Face pull The best exercise you don't do

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Everyone wants a pair of well-developed shoulders. That’s why on ‘shoulder day’ the shoulders are attacked from all angles with an arsenal of exercises for your front, middle and rear shoulder heads. But you forget something…


It is important for your shoulders that, in addition to exercises for strength and mass, you do another type of exercise. Namely exercises that focus on the health of your shoulder joint and injury prevention.

The shoulder joint is one of the most complex and mobile joints in the human body. This complexity and mobility make the joint unstable and prone to injury to a certain extent. It is in fact only four small muscles, which we collectively call the rotator cuffs, that stabilize the shoulder joint. This is where most shoulder complaints arise.

Face pulls, a favorite exercise of powerlifters, strengthen those rotator cuffs and keep your shoulders healthy.


Not only that. The exercise also strengthens the often neglected posterior shoulder heads, rhomboids, and trapezius. In this way, face pulls even contribute to a stronger bench and shoulder press, and can even improve your posture.


Finally, with face pulls you can build a lot of muscle mass in that ‘difficult’ back and shoulder area: side delts, rear delts, traps and rhomboids. The unique thing about the exercise is that you can pull the weight ‘through’ your head, which is simply not possible with a barbell. The face-pull should therefore not be missing in the repertoire of the pure bodybuilder.

Which muscle groups you target most with the face-pull depends on where exactly you place the pulley in the pulley station:

  • top pulley (above eye level): slightly more accent on the back (mid and lower traps, rhomboids);
  • bottom pulley: slightly more accent on the upper traps and side delts;
  • pulley in the middle: no specific target.

Face pulls are – unfortunately – an unpopular exercise. You can’t use heavy weights and you can’t see the muscles you train with them in the mirror. The few people we see doing the exercise do it wrong and turn it into a sort of rear-delt row.


  • The exercise is best performed (standing) in a pulley station, using the same rope you use for your triceps pushdowns.
  • Place the pulley (pulley) at the desired height. By default, it is placed fairly low, approximately at the height of the knees.
  • Grab both ends of the rope with an overhand grip (thumbs pointing away from you). Some coaches recommend an underhand grip (thumbs pointing up or toward you); both options seem defensible and make no significant difference.
  • Take a few steps back so that the cable is under tension while your arms are straight.
  • Place one foot slightly in front of the other for a more stable stance and bend your knees slightly. This is your starting position.
  • Pull the center of the rope (where the rope attaches the carabiner) toward your face, pulling the ends of the rope apart. Aim for your eyebrows/forehead. Higher is not necessary and sometimes even undesirable because of discomfort in the shoulders or elbows.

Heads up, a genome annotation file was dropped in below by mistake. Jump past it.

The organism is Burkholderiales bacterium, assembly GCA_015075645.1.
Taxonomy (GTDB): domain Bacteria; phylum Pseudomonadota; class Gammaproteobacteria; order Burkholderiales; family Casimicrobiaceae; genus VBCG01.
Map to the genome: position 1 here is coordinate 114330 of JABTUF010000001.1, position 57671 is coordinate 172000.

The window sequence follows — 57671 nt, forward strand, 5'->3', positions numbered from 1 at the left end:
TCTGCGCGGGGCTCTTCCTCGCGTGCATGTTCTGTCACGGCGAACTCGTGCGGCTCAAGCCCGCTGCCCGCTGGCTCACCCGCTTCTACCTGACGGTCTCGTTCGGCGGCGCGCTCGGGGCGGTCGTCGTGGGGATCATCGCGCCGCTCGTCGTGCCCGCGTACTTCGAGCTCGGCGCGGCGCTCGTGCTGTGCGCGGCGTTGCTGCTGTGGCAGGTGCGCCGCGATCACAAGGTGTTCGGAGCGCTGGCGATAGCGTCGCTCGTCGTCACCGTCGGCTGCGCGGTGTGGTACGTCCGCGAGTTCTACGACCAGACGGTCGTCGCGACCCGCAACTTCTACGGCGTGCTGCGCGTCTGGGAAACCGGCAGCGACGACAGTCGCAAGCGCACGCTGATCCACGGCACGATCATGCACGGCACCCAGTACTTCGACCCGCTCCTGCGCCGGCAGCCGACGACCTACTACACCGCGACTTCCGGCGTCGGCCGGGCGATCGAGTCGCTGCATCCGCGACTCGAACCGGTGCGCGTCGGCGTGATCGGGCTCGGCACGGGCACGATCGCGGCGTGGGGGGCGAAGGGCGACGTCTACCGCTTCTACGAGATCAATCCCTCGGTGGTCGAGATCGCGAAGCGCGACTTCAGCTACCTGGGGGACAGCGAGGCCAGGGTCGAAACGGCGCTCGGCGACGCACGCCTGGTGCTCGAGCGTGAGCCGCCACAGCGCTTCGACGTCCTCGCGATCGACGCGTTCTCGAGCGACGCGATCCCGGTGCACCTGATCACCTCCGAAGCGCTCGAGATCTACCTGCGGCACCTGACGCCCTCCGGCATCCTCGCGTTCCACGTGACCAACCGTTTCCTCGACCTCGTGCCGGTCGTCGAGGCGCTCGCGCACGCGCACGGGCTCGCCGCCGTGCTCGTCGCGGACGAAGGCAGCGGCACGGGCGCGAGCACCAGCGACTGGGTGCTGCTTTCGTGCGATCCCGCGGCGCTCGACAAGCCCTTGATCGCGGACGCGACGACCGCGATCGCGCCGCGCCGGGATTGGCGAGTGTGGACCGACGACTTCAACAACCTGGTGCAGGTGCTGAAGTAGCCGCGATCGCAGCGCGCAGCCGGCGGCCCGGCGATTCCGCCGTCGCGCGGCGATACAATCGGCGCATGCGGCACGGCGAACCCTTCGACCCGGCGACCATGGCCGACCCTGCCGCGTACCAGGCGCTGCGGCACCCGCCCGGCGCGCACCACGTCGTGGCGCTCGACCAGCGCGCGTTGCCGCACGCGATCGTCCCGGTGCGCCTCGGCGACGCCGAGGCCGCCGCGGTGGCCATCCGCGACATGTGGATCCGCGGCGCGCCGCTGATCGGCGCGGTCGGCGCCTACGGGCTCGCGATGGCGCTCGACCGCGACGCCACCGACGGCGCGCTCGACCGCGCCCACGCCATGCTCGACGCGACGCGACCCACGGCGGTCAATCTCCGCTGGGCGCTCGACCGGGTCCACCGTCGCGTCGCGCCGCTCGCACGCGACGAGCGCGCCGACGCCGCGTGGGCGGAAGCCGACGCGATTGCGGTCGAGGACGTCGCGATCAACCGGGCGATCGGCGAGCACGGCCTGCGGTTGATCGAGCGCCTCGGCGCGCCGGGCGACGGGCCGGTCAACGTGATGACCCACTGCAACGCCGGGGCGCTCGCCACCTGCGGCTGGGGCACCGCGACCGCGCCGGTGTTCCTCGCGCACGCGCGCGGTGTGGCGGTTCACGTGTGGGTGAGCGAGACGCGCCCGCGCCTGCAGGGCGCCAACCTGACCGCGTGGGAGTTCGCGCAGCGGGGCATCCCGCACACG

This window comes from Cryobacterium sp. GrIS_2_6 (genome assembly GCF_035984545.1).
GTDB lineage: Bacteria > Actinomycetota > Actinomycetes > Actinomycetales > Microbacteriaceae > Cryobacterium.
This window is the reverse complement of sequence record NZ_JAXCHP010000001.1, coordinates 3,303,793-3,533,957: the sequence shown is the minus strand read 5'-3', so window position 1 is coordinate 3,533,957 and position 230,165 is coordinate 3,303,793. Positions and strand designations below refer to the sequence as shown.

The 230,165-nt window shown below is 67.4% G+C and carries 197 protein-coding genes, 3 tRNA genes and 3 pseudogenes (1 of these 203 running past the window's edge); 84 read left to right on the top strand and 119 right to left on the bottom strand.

• Your hands are in the top position next to the top of your head and are further back than your elbows.
  • Bring the weight back to the starting position in one to two seconds in a controlled manner.


The face-pull is slightly different than usual. A few things you should pay attention to.


‘Control’ is the key word in face pulls. Weights that are too heavy make for sloppy performance and distract the focus from the muscles the exercise targets.

Ideally, you’ll do face pulls in the range of 10 to 20 reps, but even 20 to 30 reps is possible. Avoid the 5-10 rep range.


Use a standard range of motion. So choose a fixed pulley height, fixed pull height along your face and a fixed pace. Only in this way can you reliably track your progress.


Use a 1-1-2 pace, with the numbers expressing the duration (in seconds) of the concentric, pause, and eccentric phases, respectively. In other words: it takes you one second to pull the rope towards you, you hold that position for one second and bring the rope back to the starting position in two seconds.


Don’t lean back, something you may be inclined to do with (too) heavy weights. By putting one foot in front of the other, you prevent that.


Make sure you don’t pull your biceps too much, because we don’t want to train that muscle with this exercise. Let your elbows guide the movement and pull the weight back:


We already said: don’t use too much weight. The risk is then the greater that a lot of momentum will use and therefore throws muscles into battle that you do not want to train with this exercise:

Keep your upper body more or less still throughout the exercise. “More or less,” because it’s okay to contract and release the shoulder blades, rather than keeping them squeezing the entire movement.


You can also perform face pulls with powerbands. This makes the exercise even more effective.


The face pull is an indispensable exercise for anyone who wants to keep their shoulders healthy and prevent injuries. The best way to avoid injury is not to exercise at all. The second best way is to do exercises that specifically target this, such as the face pull. What is your preference?


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